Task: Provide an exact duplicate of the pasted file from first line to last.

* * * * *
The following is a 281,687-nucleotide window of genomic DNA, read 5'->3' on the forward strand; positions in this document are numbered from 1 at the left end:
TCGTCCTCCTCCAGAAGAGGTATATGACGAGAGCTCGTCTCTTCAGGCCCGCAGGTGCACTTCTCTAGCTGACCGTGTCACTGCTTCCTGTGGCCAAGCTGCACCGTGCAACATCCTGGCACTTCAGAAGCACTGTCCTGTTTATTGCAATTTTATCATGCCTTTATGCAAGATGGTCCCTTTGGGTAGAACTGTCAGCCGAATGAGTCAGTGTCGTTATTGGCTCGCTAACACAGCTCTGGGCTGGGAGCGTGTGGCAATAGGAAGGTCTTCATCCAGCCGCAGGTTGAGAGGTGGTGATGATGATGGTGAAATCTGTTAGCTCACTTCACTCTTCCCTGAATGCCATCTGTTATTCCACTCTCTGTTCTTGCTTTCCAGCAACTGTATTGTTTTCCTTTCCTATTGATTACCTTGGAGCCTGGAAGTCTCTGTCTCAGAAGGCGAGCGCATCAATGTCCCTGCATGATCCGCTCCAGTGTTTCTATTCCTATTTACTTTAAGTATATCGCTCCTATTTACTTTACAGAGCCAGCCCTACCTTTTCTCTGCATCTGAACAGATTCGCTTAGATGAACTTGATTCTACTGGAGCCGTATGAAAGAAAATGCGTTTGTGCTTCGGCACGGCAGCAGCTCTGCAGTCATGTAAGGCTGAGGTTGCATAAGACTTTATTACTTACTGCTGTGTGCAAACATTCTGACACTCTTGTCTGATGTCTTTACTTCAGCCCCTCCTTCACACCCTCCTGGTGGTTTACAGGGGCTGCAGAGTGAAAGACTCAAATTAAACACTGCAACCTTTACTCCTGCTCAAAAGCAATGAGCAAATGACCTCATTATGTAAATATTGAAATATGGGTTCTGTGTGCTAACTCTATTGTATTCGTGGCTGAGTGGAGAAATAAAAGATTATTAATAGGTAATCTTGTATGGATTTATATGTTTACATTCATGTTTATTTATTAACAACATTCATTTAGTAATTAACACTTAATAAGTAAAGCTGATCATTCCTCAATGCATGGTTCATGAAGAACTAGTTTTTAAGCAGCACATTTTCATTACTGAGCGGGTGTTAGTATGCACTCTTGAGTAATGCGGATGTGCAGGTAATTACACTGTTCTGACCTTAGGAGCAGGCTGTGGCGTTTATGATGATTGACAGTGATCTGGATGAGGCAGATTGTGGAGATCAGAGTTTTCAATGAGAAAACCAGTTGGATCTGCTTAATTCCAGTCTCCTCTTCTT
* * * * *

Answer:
The following is a 281,687-nucleotide window of genomic DNA, read 5'->3' on the forward strand; positions in this document are numbered from 1 at the left end:
TCGTCCTCCTCCAGAAGAGGTATATGACGAGAGCTCGTCTCTTCAGGCCCGCAGGTGCACTTCTCTAGCTGACCGTGTCACTGCTTCCTGTGGCCAAGCTGCACCGTGCAACATCCTGGCACTTCAGAAGCACTGTCCTGTTTATTGCAATTTTATCATGCCTTTATGCAAGATGGTCCCTTTGGGTAGAACTGTCAGCCGAATGAGTCAGTGTCGTTATTGGCTCGCTAACACAGCTCTGGGCTGGGAGCGTGTGGCAATAGGAAGGTCTTCATCCAGCCGCAGGTTGAGAGGTGGTGATGATGATGGTGAAATCTGTTAGCTCACTTCACTCTTCCCTGAATGCCATCTGTTATTCCACTCTCTGTTCTTGCTTTCCAGCAACTGTATTGTTTTCCTTTCCTATTGATTACCTTGGAGCCTGGAAGTCTCTGTCTCAGAAGGCGAGCGCATCAATGTCCCTGCATGATCCGCTCCAGTGTTTCTATTCCTATTTACTTTAAGTATATCGCTCCTATTTACTTTACAGAGCCAGCCCTACCTTTTCTCTGCATCTGAACAGATTCGCTTAGATGAACTTGATTCTACTGGAGCCGTATGAAAGAAAATGCGTTTGTGCTTCGGCACGGCAGCAGCTCTGCAGTCATGTAAGGCTGAGGTTGCATAAGACTTTATTACTTACTGCTGTGTGCAAACATTCTGACACTCTTGTCTGATGTCTTTACTTCAGCCCCTCCTTCACACCCTCCTGGTGGTTTACAGGGGCTGCAGAGTGAAAGACTCAAATTAAACACTGCAACCTTTACTCCTGCTCAAAAGCAATGAGCAAATGACCTCATTATGTAAATATTGAAATATGGGTTCTGTGTGCTAACTCTATTGTATTCGTGGCTGAGTGGAGAAATAAAAGATTATTAATAGGTAATCTTGTATGGATTTATATGTTTACATTCATGTTTATTTATTAACAACATTCATTTAGTAATTAACACTTAATAAGTAAAGCTGATCATTCCTCAATGCATGGTTCATGAAGAACTAGTTTTTAAGCAGCACATTTTCATTACTGAGCGGGTGTTAGTATGCACTCTTGAGTAATGCGGATGTGCAGGTAATTACACTGTTCTGACCTTAGGAGCAGGCTGTGGCGTTTATGATGATTGACAGTGATCTGGATGAGGCAGATTGTGGAGATCAGAGTTTTCAATGAGAAAACCAGTTGGATCTGCTTAATTCCAGTCTCCTCTTCTT